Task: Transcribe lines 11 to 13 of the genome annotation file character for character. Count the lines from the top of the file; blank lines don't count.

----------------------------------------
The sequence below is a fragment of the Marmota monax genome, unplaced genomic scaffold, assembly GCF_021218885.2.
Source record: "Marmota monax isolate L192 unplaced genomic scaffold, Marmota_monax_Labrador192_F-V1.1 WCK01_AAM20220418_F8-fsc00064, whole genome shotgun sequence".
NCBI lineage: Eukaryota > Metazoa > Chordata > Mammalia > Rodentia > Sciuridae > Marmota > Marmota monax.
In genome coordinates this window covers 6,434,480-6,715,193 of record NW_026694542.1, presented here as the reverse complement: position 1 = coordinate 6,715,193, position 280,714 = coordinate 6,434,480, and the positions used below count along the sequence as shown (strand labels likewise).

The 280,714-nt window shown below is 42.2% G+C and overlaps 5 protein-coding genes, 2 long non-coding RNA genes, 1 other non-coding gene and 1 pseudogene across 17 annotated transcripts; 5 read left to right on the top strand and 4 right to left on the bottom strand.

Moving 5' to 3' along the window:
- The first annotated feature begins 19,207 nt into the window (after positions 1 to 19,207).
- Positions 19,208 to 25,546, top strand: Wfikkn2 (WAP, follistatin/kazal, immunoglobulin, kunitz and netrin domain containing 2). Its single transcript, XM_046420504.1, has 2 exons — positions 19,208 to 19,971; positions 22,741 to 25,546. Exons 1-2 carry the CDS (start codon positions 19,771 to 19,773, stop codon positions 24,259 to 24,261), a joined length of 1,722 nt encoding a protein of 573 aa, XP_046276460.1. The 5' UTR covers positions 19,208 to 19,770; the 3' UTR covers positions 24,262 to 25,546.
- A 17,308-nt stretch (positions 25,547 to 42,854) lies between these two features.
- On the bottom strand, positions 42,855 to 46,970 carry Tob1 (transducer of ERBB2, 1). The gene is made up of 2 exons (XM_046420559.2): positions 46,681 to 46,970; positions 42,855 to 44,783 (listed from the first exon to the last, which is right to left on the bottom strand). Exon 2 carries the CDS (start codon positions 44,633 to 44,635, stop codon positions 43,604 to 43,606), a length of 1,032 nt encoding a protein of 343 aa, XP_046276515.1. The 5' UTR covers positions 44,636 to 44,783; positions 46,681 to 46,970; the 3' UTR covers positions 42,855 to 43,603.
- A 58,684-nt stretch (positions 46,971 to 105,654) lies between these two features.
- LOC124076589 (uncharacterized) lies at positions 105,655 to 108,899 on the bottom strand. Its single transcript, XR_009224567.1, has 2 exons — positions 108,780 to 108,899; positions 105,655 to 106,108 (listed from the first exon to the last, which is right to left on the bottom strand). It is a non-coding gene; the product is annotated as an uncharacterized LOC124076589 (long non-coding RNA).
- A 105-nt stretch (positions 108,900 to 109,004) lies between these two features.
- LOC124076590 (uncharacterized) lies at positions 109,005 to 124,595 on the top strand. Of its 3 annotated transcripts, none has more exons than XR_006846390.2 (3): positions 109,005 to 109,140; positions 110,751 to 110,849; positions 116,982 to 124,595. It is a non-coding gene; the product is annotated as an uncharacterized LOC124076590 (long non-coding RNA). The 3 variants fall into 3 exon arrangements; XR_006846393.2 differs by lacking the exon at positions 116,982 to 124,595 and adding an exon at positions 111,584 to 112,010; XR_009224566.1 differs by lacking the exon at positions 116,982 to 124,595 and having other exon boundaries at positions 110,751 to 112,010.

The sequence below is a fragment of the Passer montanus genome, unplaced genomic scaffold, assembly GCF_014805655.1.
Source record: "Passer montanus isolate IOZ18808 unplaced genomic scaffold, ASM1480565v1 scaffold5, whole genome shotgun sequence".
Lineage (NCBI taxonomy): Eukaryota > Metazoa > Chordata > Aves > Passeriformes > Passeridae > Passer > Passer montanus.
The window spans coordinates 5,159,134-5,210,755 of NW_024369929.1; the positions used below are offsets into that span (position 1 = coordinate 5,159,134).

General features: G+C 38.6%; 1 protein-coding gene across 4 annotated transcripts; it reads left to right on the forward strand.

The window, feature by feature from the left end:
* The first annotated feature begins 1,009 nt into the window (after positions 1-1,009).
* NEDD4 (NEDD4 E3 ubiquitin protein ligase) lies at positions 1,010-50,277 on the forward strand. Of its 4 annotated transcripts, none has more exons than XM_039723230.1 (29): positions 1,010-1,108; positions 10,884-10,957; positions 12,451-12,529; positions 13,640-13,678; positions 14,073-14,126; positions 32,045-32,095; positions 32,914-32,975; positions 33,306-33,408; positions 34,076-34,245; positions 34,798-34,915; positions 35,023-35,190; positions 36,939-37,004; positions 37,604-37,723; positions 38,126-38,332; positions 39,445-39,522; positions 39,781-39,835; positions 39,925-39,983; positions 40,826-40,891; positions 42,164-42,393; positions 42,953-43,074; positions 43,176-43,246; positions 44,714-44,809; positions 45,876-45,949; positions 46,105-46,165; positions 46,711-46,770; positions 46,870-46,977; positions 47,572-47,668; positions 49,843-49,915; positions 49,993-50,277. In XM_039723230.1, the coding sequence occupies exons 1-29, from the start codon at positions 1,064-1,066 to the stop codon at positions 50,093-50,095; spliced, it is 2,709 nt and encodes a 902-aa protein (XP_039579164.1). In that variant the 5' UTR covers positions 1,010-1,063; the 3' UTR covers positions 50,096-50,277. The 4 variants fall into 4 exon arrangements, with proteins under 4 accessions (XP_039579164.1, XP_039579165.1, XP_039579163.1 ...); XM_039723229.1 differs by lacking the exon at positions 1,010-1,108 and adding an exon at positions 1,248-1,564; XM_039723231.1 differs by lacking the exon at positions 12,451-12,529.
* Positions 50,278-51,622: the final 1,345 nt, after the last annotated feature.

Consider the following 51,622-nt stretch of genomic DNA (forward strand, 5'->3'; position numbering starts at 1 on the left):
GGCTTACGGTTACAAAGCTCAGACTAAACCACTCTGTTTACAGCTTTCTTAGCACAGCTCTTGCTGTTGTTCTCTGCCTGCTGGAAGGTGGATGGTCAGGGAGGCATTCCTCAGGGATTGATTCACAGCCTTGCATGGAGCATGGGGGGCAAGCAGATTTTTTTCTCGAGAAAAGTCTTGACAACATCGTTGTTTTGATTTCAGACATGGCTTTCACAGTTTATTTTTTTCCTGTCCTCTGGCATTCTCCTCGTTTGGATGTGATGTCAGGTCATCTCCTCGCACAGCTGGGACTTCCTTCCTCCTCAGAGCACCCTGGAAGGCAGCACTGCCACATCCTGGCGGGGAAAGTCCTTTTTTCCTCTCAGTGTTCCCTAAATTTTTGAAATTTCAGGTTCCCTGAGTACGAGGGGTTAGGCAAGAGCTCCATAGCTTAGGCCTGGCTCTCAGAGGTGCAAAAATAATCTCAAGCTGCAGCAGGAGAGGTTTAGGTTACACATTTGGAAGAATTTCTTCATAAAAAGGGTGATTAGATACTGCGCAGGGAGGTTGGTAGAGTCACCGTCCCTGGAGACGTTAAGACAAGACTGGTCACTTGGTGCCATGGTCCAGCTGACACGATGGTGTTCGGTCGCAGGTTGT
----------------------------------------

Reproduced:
- A 58,684-nt stretch (positions 46,971 to 105,654) lies between these two features.
- LOC124076589 (uncharacterized) lies at positions 105,655 to 108,899 on the bottom strand. Its single transcript, XR_009224567.1, has 2 exons — positions 108,780 to 108,899; positions 105,655 to 106,108 (listed from the first exon to the last, which is right to left on the bottom strand). It is a non-coding gene; the product is annotated as an uncharacterized LOC124076589 (long non-coding RNA).
- A 105-nt stretch (positions 108,900 to 109,004) lies between these two features.